By Will Paustian, CFP®
There is something about seeing a big number in your bank account that can give you a sense of pride and security. Although having a big safety net of cash in your savings or checking can provide peace of mind, did you know that you are exposing your money to risk? Because you likely earn little to no interest on your savings, you risk losing your purchasing power, as your cash will not keep up with inflation.
When you have more cash sitting in your bank accounts than you need, you are not maximizing its potential. But if you put your idle cash in play, you are giving your money the opportunity to bring in returns and increase your overall wealth.
Origins of Idle Cash
Idle cash can build up in a variety of ways. Young professionals earning more money than they are used to can let cash pile up in their savings because they don’t know how to make it work for them. Experienced investors may not even realize they have idle cash sitting around from dividend payouts that aren’t automatically reinvested. Cash from passive revenue streams, such as rental properties, may not be integrated into your investment portfolio and could be actively dragging down your return potential.
Regardless of where the cash is coming from, having too much of it idle in your portfolio is not a wise financial strategy. There is no right number and it is different for every person and family, but we believe one should have a cash contingency target to keep in reserves based on your unique circumstance. Other than this backup cash, the amount of idle money in your portfolio should be limited, with additional funds being productively put to work.
Stay on Top of Your Accounts
Do you know how much idle cash you’re carrying? You may consider the money you put into mutual funds as being invested, but did you know that these funds usually keep about 5% of the portfolio in cash and cash equivalents? (1) Evaluate your portfolio as soon as possible, because the excess cash sitting in your savings is losing the fight against inflation.
Inflation has increased costs, and the value and purchasing power of $100 today is very different from that of 30 years ago. Cash has a near-zero expected return, so holding on to excess cash for the long term is effectively minimizing the potential upside of your hard work. What can you do with the extra cash? How do you reinvest it so you maximize its return?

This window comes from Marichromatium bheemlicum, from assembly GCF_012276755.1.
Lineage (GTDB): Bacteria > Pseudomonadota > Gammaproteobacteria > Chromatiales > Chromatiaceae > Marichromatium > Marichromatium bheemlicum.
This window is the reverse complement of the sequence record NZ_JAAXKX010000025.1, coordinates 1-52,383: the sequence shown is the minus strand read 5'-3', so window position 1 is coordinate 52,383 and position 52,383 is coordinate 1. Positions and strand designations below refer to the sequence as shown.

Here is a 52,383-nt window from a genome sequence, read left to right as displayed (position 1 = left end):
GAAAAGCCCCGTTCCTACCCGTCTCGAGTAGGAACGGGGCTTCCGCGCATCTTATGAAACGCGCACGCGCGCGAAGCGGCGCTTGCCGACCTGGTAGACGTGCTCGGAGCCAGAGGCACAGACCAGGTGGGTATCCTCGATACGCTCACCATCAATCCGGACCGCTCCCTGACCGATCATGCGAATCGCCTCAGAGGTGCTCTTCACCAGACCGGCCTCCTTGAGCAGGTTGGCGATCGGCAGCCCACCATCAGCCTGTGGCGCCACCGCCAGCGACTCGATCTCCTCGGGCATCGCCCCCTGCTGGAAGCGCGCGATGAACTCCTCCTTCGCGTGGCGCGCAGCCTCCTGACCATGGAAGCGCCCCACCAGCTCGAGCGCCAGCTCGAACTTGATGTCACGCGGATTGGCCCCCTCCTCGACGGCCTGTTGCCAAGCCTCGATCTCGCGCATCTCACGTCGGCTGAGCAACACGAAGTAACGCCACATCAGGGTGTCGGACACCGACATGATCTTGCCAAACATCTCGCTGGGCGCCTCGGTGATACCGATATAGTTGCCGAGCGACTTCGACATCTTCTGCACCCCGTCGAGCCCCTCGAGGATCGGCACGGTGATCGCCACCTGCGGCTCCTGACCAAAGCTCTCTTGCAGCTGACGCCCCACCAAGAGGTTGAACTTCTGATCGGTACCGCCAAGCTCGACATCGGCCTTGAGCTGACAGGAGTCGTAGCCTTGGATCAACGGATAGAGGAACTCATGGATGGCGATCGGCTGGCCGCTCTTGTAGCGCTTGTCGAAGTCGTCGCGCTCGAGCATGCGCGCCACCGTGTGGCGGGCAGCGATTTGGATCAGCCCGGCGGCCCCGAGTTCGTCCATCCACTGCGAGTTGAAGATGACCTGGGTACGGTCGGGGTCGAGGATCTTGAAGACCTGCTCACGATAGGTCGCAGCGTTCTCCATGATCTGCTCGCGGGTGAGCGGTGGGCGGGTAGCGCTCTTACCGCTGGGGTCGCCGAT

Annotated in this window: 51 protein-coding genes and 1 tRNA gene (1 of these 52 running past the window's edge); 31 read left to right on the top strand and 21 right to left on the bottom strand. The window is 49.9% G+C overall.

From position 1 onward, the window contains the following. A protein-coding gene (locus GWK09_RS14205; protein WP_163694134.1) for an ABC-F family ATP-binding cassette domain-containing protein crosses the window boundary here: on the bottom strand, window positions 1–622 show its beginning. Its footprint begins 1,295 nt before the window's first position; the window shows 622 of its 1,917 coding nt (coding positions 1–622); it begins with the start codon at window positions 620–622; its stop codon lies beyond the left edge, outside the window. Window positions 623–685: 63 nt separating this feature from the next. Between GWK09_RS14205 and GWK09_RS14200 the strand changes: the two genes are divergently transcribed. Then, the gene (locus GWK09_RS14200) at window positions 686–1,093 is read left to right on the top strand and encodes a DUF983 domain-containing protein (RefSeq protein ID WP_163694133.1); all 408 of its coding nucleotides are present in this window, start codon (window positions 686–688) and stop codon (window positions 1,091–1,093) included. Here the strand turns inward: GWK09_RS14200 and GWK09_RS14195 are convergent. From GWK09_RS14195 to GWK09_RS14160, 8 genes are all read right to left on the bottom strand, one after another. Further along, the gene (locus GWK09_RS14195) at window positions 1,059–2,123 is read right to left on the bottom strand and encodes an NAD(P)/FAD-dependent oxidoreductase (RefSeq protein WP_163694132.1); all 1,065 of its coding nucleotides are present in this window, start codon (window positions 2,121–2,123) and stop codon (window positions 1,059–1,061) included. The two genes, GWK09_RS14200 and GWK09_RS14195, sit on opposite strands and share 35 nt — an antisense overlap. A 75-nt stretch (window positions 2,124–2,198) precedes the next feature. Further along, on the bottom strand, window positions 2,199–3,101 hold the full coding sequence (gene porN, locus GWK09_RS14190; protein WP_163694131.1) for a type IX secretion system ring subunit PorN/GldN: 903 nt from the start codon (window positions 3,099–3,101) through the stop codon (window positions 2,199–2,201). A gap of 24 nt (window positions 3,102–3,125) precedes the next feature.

A Better Alternative
At JGP Wealth Management, we strive to find the best way to put your money to work and ensure your investments align with your current needs and future goals. Whether you are saving for your child’s education, strengthening your retirement accounts, or wanting to purchase a new home, we want to see your investments reach their potential.
The cash that’s accumulating in your checking or savings account yields little to no interest, so if you need cash readily available, consider investing in short-term securities. These types of investments can be liquidated in less than a year but earn better returns than money collecting dust in your savings account.
Municipal bonds, real estate, and savings bonds are all excellent long-term investment options if you’re in a position to limit access to your funds for an extended period of time. These types of investments require commitment but can be lucrative if held until maturity.
How We Can Help
If you think your portfolio is cash-heavy, we can help. Our team can show you the potential returns that could be lost by holding cash long-term. We also assess your portfolio allocations to help you determine the most prudent investment strategy to leverage maximum profits from your cash.
You may not realize it, but holding on to idle cash can significantly impact your bottom line. If you think idle cash might be affecting your return potential, reach out to us by emailing firstname.lastname@example.org or calling 503-446-6450.
Will Paustian is a financial advisor at JGP Wealth Management, an independent, fee-based financial advisory firm in Portland, Oregon. Since joining the JGP family in 2020, Will has played an integral role in the firm by combining his knowledge of the financial world with a strong and dedicated work ethic in order to help our clients achieve their financial goals. Will is known for his commitment to walking our clients through everything they face in their financial lives, celebrating their victories along the way. He specializes in serving executives and entrepreneurs, specifically in the food and beverage industry and business owners planning to pursue an exit, tailoring his solutions to fit their unique financial challenges and opportunities.
Will graduated from the University of Oregon’s Robert D. Clark Honors College with a bachelor’s degree in finance and entrepreneurship, minoring in economics and is a CERTIFIED FINANCIAL PLANNER™ professional. He was awarded the Stamps Leadership Scholarship and served as a student trustee on the University Board of Trustees. He also spent time abroad in the UK studying behavioral economics at the University of Oxford. When not in the office with clients, Will enjoys a wide variety of activities, from hiking and fishing to cycling and traveling. He, along with his family, enjoys the sights and sounds of Oregon, cheering on the Oregon Ducks and the Portland Trailblazers and exploring the unique restaurants and businesses around the Portland area. To learn more about Will, connect with him on LinkedIn.__________________